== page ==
Pfizer, Inc. (PFE  ), has recently made headlines by agreeing to pay $784.6 million to settle a US government investigation that alleged the company's Wyeth unit had overcharged Medicaid health programs for Protonix (a drug prescribed to alleviate heartburn). As a result of the settlement, Pfizer was forced to revise its initial fourth-quarter results, which reported a profit of $613 million (ten cents per share): the company instead suffered a loss of $172 million (approximately 3 cents a share). Despite the blow, Pfizer is making an effort to move forward. As Doug Lankler, Pfizer's general counsel, stated, "The resolution of these cases reflects a desire by the company to put these cases behind us and to focus on the needs of patients."Indeed, this settlement is only a speed bump in Pfizer's long history. Founded by Charles Pfizer and his cousin Charles Erhart in 1849, Pfizer is an American global pharmaceutical corporation, headquartered in New York City with research facilities in Groton, Connecticut. The synthesis of Terramycin in 1950 put Pfizer on the path to becoming a large research-based pharmaceutical company (Terramycin is a broad-spectrum antibiotic, effective against a wide range of bacterial infections); among its most well known products today are Lipitor (used to lower LDL cholesterol), Lyrica (to combat fibromyalgia and neuropathic pain), Zithromax (an antibiotic), and Viagra (for treating erectile dysfunction), among others. Pfizer is the world's largest pharmaceutical businesses-its shares have been a component of the Dow Jones Industrial Average since 2004. In fact, the corporation is so large that its competitors-most notably Novartis AG (NVS  ), Merck & Co. Inc. (MRK  ), Johnson & Johnson (JNJ  ) and Bristol-Myers Squibb Co. (BMY  )-can only effectively compete with Pfizer within specialized markets.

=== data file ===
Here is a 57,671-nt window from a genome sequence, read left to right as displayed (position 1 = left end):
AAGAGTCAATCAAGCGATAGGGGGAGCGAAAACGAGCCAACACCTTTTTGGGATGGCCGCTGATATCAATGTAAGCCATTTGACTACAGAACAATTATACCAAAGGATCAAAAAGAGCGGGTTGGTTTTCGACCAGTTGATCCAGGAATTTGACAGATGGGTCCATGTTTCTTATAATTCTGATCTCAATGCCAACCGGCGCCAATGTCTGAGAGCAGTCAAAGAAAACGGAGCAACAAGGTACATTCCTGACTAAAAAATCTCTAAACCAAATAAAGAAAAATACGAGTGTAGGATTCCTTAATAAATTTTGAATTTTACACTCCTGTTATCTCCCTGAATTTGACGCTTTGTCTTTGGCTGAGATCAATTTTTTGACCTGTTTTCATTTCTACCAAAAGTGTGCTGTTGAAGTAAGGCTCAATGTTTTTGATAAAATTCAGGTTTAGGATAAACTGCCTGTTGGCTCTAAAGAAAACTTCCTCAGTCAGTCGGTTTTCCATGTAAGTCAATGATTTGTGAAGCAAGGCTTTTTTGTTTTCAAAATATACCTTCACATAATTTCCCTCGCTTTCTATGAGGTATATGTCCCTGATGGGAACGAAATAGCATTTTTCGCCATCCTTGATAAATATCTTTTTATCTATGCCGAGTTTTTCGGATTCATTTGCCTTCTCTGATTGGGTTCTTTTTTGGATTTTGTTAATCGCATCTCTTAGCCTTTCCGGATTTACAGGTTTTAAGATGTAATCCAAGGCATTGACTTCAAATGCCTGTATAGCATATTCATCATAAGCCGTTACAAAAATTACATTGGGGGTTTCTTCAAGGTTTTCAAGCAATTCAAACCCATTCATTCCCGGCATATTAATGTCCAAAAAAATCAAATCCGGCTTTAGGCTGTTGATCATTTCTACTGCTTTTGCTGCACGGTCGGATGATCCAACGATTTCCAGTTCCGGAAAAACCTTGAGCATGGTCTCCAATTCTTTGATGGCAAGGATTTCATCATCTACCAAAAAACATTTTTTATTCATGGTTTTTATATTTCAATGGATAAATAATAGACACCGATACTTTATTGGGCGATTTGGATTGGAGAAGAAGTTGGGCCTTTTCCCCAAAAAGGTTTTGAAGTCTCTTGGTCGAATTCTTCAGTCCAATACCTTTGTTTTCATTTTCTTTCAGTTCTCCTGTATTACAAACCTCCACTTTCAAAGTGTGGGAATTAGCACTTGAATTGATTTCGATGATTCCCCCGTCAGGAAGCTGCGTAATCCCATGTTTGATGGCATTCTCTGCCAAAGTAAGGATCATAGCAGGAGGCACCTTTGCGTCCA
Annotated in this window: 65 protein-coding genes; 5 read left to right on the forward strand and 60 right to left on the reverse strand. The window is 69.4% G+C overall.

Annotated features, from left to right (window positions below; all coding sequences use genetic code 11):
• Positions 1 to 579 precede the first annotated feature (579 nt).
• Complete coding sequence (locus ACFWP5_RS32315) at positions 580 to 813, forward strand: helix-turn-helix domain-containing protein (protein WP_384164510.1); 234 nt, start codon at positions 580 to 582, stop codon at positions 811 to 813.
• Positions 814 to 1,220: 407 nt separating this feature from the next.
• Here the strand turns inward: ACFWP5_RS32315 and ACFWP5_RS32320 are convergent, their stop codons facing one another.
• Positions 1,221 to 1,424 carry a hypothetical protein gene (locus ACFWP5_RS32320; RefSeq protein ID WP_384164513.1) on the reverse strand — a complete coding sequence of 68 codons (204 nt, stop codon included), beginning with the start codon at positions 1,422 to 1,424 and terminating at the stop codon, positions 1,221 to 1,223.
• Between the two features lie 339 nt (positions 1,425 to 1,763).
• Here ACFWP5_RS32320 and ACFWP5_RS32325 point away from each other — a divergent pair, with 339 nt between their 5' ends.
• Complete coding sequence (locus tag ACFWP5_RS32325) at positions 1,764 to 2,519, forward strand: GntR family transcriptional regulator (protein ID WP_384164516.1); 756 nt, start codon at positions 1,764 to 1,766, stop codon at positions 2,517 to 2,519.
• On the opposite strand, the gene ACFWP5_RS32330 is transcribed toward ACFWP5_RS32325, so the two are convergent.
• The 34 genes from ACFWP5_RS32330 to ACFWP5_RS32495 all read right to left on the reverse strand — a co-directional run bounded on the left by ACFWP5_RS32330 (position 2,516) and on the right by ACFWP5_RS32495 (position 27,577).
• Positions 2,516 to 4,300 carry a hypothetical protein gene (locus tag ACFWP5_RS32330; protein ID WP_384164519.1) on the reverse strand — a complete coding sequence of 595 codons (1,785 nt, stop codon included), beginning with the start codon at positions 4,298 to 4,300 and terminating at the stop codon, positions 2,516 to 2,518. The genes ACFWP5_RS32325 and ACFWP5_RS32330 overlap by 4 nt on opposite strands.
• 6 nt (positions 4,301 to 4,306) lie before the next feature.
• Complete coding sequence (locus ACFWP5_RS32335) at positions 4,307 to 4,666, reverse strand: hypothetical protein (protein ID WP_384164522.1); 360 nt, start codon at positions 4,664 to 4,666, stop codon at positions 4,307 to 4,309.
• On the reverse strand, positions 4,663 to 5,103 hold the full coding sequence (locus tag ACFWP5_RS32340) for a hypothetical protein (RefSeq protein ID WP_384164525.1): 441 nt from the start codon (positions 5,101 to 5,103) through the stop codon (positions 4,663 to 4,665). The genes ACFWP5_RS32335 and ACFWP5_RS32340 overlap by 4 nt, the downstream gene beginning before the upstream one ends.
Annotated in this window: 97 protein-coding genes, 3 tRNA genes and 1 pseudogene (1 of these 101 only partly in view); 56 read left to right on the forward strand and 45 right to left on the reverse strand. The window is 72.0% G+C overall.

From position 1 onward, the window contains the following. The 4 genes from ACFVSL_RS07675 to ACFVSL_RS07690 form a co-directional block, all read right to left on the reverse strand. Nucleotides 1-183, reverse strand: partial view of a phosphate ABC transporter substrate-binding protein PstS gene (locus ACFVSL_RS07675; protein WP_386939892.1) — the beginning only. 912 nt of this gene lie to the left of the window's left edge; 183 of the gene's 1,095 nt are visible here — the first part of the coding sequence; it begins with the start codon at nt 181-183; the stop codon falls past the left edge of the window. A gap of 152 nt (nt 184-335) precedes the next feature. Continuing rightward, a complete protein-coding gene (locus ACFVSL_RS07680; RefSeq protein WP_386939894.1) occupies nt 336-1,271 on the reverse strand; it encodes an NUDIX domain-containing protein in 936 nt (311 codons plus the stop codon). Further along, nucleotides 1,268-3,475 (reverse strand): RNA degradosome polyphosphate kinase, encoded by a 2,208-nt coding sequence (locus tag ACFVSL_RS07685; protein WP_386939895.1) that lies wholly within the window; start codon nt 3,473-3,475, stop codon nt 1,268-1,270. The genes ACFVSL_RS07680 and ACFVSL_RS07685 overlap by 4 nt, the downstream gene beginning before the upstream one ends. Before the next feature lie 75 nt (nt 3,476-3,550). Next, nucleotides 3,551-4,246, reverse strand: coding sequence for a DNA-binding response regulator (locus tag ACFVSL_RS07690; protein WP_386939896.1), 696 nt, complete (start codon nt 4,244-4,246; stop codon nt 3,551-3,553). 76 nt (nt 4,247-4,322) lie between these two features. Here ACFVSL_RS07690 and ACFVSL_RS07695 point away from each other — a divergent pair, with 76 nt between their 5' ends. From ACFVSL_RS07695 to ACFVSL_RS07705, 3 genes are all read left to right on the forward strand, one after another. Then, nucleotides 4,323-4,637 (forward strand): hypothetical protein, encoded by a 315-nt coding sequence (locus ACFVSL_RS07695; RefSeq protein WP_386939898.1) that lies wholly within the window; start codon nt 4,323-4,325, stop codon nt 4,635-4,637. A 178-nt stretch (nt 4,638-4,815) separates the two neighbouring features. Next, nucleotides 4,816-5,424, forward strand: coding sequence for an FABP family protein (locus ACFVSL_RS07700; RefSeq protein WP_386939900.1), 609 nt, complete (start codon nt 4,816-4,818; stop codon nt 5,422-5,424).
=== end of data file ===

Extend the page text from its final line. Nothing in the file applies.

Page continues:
This is because as Pfizer transitioned from the twentieth to the twenty-first century, it acquired company after company to swell its ranks. In 2000, it bought up Warner-Lambert, a Philadelphia drug store founded in 1856, for $111.8 billion. In 2002, Pfizer merged with Pharmacia (largely due to wanting the full marketing rights over Celebrex, a COX-2 selective inhibitor). Pharmacia itself had snapped up numerous small companies over the years, including Upjohn, SUGEN, and Searle-all of which also became absorbed Pfizer during the merge.

And in January 2009, after two years of negotiations, Pfizer agreed to buy its rival pharmaceutical company Wyeth for a combined price of $68 billion in cash, shares, and loans ($22.5 billion of the latter lent by five major Wall Street Banks). It was this acquisition that solidified Pfizer's position as the largest pharmaceutical manufacturer in the world. However, the deal has been strongly criticized over the course of the following years. Although impressive in its scale, the merger did not achieve significant gains for its investors-investors that may be feeling even more disgruntled in recent months, as Pfizer's stock loses value due to Wyeth's Medicaid blunder. Nevertheless, Pfizer remains unfazed; it announced in November 2015 its intent to merge with Allergan, Plc (AGN  )-albeit only with joint US and EU approval, as well as the approval of its shareholders.